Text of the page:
Vaadin Framework - Advanced Topics - Debug Mode and Window
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Debug Mode and Window

Vaadin applications can be run in two modes: debug mode and production mode. The debug mode, which is on by default, enables a number of built-in debug features for Vaadin developers:

  • Debug Window

  • Display debug information in the Debug Window and server console

  • On-the-fly compilation of Sass themes

  • Timings of server calls for Vaadin TestBench

It is recommended to always deploy production applications in production mode for security reasons.

Enabling the Debug Mode

The debug mode is enabled and production mode disabled by default in the UI templates created with the Eclipse plugin or the Maven archetypes. Some archetypes have a separate module and profile for producing a production mode application. The debug mode can be enabled by giving a productionMode=false parameter to the Vaadin servlet configuration:

@VaadinServletConfiguration(
            productionMode = false,
            ui = MyprojectUI.class)

Or with a context parameter in the web.xml deployment descriptor:

<context-param>
  <description>Vaadin production mode</description>
  <param-name>productionMode</param-name>
  <param-value>false</param-value>
</context-param>

Enabling the production mode disables the debug features, thereby preventing users from easily inspecting the inner workings of the application from the browser.

Opening the Debug Window

Running an application in the debug mode enables the client-side Debug Window in the browser. You can open the Debug Window by adding " ?debug" parameter to the URL of the UI, for example, http://localhost:8080/myapp/?debug. The Debug Window has buttons for controlling the debugging features and a scrollable log of debug messages.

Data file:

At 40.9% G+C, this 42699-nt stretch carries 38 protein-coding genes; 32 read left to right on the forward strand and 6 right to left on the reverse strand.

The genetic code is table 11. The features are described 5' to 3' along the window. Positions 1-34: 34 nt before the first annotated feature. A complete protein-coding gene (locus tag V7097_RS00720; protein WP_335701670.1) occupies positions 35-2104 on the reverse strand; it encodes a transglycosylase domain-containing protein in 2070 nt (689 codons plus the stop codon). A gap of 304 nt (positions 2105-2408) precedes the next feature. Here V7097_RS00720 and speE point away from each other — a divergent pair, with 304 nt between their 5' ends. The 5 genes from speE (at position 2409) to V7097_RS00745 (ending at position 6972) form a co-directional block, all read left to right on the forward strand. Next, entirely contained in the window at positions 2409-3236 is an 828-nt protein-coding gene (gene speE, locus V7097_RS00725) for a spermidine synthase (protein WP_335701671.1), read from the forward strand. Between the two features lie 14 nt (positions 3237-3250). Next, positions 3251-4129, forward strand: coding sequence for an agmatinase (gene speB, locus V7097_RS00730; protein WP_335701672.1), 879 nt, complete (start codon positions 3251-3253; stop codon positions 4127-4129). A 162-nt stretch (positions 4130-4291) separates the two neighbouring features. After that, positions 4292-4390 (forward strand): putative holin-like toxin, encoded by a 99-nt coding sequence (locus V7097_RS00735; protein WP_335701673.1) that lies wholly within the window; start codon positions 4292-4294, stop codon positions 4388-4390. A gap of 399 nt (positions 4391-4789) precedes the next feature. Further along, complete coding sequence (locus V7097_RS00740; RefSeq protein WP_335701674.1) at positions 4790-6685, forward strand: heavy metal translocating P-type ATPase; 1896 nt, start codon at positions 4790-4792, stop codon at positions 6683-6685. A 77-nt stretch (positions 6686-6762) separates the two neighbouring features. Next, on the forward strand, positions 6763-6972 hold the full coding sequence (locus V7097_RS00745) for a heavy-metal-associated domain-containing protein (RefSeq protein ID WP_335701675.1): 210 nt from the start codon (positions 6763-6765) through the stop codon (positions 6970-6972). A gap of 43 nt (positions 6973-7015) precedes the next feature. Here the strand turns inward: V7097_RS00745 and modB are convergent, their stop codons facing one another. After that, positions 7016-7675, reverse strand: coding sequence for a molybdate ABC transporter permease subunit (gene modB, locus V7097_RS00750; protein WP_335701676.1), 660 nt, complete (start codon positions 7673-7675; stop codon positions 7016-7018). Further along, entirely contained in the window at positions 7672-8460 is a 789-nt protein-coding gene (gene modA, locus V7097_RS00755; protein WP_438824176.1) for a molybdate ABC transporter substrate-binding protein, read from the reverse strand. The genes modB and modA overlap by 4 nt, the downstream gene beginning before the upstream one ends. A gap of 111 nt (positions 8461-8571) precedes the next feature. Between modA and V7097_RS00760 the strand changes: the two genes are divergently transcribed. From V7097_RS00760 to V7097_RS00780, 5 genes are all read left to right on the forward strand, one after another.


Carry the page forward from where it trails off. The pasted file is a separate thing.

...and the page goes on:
debug window annotated hi
Figure 1. Debug Window

The functionalities are described in detail in the subsequent sections. You can move the window by dragging it from the title bar and resize it from the corners. The Minimize button minimizes the debug window in the corner of the browser window, and the Close button closes it.

If you use the Firebug plugin for Firefox or the Developer Tools console in Chrome, the log messages will also be printed to the inspector console. In such a case, you may want to enable client-side debugging without showing the Debug Window with " ?debug=quiet" in the URL. In the quiet debug mode, log messages will only be printed to the console of the browser debugger.

Debug Message Log

The debug message log displays client-side debug messages, with time counter in milliseconds. The control buttons allow you to clear the log, reset the timer, and lock scrolling.

debug log hi
Figure 2. Debug Message Log

Logging to Debug Window

You can take advantage of the debug mode when developing client-side components, by using the standard Java Logger to write messages to the log. The messages will be written to the debug window and Firebug console. No messages are written if the debug window is not open or if the application is running in production mode.

General Information

The General information about the application(s) tab displays various information about the UI, such as version numbers of the client and servlet engine, and the theme. If they do not match, you may need to compile the widget set or theme.